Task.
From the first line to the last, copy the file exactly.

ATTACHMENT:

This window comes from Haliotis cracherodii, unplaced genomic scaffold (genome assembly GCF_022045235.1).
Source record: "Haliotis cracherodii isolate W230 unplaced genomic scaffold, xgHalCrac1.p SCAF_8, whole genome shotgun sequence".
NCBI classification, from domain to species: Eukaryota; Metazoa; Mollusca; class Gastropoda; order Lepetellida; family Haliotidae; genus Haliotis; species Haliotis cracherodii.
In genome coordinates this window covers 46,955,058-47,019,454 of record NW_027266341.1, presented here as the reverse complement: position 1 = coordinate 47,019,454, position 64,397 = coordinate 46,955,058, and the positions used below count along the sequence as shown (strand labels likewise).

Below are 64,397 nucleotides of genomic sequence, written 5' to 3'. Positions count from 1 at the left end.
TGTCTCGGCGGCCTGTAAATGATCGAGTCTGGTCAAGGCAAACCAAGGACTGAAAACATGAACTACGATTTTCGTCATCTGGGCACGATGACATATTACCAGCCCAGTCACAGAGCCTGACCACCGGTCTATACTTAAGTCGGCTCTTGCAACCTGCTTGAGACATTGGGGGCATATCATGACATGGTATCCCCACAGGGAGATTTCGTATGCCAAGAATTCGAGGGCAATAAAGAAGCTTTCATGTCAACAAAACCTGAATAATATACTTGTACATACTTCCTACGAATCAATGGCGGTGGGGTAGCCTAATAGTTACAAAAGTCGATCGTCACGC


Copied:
This window comes from Haliotis cracherodii, unplaced genomic scaffold (genome assembly GCF_022045235.1).
Source record: "Haliotis cracherodii isolate W230 unplaced genomic scaffold, xgHalCrac1.p SCAF_8, whole genome shotgun sequence".
NCBI classification, from domain to species: Eukaryota; Metazoa; Mollusca; class Gastropoda; order Lepetellida; family Haliotidae; genus Haliotis; species Haliotis cracherodii.
In genome coordinates this window covers 46,955,058-47,019,454 of record NW_027266341.1, presented here as the reverse complement: position 1 = coordinate 47,019,454, position 64,397 = coordinate 46,955,058, and the positions used below count along the sequence as shown (strand labels likewise).

Below are 64,397 nucleotides of genomic sequence, written 5' to 3'. Positions count from 1 at the left end.
TGTCTCGGCGGCCTGTAAATGATCGAGTCTGGTCAAGGCAAACCAAGGACTGAAAACATGAACTACGATTTTCGTCATCTGGGCACGATGACATATTACCAGCCCAGTCACAGAGCCTGACCACCGGTCTATACTTAAGTCGGCTCTTGCAACCTGCTTGAGACATTGGGGGCATATCATGACATGGTATCCCCACAGGGAGATTTCGTATGCCAAGAATTCGAGGGCAATAAAGAAGCTTTCATGTCAACAAAACCTGAATAATATACTTGTACATACTTCCTACGAATCAATGGCGGTGGGGTAGCCTAATAGTTACAAAAGTCGATCGTCACGC